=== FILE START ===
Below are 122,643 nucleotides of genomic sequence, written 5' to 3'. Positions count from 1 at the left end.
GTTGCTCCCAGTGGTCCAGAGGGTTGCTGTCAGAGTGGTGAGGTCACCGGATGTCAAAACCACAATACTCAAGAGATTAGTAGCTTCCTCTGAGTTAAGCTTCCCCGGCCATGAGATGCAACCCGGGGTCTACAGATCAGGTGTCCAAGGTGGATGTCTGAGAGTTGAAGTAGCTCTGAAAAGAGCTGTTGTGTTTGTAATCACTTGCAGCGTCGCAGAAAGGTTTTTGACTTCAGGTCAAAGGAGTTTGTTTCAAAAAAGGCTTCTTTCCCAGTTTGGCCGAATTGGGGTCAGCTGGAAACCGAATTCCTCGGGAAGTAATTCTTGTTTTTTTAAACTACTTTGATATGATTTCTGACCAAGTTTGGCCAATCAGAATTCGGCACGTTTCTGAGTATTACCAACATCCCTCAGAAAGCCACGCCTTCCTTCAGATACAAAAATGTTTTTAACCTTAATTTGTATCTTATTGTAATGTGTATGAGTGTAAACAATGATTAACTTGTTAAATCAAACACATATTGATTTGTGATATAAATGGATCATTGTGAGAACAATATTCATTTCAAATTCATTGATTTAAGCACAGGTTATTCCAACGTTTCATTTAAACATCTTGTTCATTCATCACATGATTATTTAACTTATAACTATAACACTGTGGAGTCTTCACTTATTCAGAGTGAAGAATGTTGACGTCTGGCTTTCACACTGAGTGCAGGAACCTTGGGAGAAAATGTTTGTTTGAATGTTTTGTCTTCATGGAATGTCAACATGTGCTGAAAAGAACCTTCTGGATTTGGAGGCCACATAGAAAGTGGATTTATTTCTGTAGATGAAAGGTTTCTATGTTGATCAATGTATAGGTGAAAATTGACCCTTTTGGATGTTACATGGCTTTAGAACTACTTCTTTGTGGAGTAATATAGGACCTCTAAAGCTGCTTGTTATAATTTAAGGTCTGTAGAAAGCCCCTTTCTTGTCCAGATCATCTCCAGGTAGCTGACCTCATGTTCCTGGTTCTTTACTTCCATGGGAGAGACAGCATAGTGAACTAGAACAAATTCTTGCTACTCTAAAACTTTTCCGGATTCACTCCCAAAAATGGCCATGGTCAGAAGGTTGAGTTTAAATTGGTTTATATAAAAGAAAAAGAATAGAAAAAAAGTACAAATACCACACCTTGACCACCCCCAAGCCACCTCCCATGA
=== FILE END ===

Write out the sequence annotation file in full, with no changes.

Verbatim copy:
Below are 122,643 nucleotides of genomic sequence, written 5' to 3'. Positions count from 1 at the left end.
GTTGCTCCCAGTGGTCCAGAGGGTTGCTGTCAGAGTGGTGAGGTCACCGGATGTCAAAACCACAATACTCAAGAGATTAGTAGCTTCCTCTGAGTTAAGCTTCCCCGGCCATGAGATGCAACCCGGGGTCTACAGATCAGGTGTCCAAGGTGGATGTCTGAGAGTTGAAGTAGCTCTGAAAAGAGCTGTTGTGTTTGTAATCACTTGCAGCGTCGCAGAAAGGTTTTTGACTTCAGGTCAAAGGAGTTTGTTTCAAAAAAGGCTTCTTTCCCAGTTTGGCCGAATTGGGGTCAGCTGGAAACCGAATTCCTCGGGAAGTAATTCTTGTTTTTTTAAACTACTTTGATATGATTTCTGACCAAGTTTGGCCAATCAGAATTCGGCACGTTTCTGAGTATTACCAACATCCCTCAGAAAGCCACGCCTTCCTTCAGATACAAAAATGTTTTTAACCTTAATTTGTATCTTATTGTAATGTGTATGAGTGTAAACAATGATTAACTTGTTAAATCAAACACATATTGATTTGTGATATAAATGGATCATTGTGAGAACAATATTCATTTCAAATTCATTGATTTAAGCACAGGTTATTCCAACGTTTCATTTAAACATCTTGTTCATTCATCACATGATTATTTAACTTATAACTATAACACTGTGGAGTCTTCACTTATTCAGAGTGAAGAATGTTGACGTCTGGCTTTCACACTGAGTGCAGGAACCTTGGGAGAAAATGTTTGTTTGAATGTTTTGTCTTCATGGAATGTCAACATGTGCTGAAAAGAACCTTCTGGATTTGGAGGCCACATAGAAAGTGGATTTATTTCTGTAGATGAAAGGTTTCTATGTTGATCAATGTATAGGTGAAAATTGACCCTTTTGGATGTTACATGGCTTTAGAACTACTTCTTTGTGGAGTAATATAGGACCTCTAAAGCTGCTTGTTATAATTTAAGGTCTGTAGAAAGCCCCTTTCTTGTCCAGATCATCTCCAGGTAGCTGACCTCATGTTCCTGGTTCTTTACTTCCATGGGAGAGACAGCATAGTGAACTAGAACAAATTCTTGCTACTCTAAAACTTTTCCGGATTCACTCCCAAAAATGGCCATGGTCAGAAGGTTGAGTTTAAATTGGTTTATATAAAAGAAAAAGAATAGAAAAAAAGTACAAATACCACACCTTGACCACCCCCAAGCCACCTCCCATGA